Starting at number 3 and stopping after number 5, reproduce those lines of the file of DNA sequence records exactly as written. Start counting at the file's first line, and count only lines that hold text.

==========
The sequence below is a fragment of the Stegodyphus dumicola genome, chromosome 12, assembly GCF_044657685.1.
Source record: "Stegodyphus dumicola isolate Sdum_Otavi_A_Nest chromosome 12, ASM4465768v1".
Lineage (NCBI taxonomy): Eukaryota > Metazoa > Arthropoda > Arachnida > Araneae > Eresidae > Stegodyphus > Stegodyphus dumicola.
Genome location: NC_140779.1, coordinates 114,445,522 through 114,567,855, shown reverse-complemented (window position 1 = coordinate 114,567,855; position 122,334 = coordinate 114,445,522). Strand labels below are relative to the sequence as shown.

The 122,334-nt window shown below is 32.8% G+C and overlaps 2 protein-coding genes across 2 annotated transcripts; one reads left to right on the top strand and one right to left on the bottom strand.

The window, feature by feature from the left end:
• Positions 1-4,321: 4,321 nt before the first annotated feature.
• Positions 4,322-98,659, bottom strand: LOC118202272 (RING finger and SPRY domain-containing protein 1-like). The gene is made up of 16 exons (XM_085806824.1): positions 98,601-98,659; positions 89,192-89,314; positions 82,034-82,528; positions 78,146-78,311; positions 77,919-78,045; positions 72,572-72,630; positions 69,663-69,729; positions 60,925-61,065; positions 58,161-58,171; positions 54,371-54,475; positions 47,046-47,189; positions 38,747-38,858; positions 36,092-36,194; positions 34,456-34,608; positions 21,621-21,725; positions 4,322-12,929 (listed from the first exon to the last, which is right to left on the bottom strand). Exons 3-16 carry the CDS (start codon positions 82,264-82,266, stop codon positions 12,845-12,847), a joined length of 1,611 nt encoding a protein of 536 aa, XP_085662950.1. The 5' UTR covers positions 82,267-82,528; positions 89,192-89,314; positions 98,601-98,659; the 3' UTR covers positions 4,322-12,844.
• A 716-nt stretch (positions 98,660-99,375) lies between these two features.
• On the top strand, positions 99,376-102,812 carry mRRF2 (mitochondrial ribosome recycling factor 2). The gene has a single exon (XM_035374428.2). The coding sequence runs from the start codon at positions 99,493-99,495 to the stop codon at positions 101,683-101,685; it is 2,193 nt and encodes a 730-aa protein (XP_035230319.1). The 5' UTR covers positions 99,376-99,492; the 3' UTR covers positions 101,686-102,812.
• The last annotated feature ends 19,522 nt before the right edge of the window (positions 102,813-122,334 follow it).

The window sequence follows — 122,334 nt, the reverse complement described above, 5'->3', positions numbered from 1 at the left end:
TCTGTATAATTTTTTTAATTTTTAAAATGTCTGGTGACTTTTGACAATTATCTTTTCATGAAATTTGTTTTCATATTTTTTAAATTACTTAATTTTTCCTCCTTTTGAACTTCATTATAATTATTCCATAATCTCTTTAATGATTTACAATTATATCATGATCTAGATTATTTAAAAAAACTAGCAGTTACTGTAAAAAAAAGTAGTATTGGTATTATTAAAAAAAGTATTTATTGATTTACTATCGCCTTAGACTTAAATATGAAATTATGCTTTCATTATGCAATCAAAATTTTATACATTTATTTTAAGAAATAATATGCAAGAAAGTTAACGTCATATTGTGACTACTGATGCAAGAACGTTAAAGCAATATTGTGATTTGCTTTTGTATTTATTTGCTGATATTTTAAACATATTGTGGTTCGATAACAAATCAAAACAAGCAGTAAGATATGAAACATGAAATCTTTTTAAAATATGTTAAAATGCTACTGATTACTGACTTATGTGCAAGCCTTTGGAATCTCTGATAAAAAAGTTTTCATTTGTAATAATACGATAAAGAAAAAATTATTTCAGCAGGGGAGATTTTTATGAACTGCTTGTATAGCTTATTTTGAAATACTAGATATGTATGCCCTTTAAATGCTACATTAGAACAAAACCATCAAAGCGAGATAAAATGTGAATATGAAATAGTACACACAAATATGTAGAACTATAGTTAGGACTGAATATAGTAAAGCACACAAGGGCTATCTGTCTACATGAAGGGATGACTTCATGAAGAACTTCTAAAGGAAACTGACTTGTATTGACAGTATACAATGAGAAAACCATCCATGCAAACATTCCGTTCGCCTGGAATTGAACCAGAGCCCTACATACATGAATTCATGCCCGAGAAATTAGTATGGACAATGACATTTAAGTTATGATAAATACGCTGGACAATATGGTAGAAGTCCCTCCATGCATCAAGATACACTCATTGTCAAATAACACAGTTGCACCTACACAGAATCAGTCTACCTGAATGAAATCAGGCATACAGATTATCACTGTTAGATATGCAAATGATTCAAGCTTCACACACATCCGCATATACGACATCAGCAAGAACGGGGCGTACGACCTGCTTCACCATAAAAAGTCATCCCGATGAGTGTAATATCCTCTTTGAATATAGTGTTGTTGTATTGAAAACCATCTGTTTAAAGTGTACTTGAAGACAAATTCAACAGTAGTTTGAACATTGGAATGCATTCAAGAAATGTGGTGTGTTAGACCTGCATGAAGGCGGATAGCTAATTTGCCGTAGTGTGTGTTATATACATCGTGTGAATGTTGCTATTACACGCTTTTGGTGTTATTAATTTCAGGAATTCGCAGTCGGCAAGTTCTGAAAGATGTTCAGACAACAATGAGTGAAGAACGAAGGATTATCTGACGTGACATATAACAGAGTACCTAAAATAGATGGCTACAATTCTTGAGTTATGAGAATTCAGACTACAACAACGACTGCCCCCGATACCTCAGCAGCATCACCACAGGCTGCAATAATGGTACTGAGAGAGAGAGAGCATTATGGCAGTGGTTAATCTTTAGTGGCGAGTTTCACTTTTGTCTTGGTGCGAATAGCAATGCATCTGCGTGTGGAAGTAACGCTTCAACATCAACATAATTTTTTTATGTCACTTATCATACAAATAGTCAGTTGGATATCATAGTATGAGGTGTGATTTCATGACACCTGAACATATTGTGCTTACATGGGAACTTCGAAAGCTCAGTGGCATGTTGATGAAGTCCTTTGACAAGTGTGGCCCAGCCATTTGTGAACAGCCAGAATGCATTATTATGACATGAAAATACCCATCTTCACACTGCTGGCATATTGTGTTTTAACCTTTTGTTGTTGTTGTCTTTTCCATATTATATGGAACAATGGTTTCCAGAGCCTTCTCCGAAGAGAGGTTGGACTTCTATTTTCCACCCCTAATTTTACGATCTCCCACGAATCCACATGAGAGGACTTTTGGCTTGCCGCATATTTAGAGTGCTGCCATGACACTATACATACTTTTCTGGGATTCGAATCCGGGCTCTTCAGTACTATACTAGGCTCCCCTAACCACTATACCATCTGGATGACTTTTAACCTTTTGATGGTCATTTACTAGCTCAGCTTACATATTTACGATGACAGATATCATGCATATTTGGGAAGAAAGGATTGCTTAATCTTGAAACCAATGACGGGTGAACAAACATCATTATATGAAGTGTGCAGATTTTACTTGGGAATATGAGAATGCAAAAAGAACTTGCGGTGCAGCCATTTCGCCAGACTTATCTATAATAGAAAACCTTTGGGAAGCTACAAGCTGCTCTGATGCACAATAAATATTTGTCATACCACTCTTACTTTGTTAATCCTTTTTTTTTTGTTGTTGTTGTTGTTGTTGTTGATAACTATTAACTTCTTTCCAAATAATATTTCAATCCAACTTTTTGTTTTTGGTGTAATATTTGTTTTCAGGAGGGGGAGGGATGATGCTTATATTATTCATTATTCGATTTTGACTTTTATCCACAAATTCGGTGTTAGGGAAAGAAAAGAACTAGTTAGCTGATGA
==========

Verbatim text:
Lineage (NCBI taxonomy): Eukaryota > Metazoa > Arthropoda > Arachnida > Araneae > Eresidae > Stegodyphus > Stegodyphus dumicola.
Genome location: NC_140779.1, coordinates 114,445,522 through 114,567,855, shown reverse-complemented (window position 1 = coordinate 114,567,855; position 122,334 = coordinate 114,445,522). Strand labels below are relative to the sequence as shown.

The 122,334-nt window shown below is 32.8% G+C and overlaps 2 protein-coding genes across 2 annotated transcripts; one reads left to right on the top strand and one right to left on the bottom strand.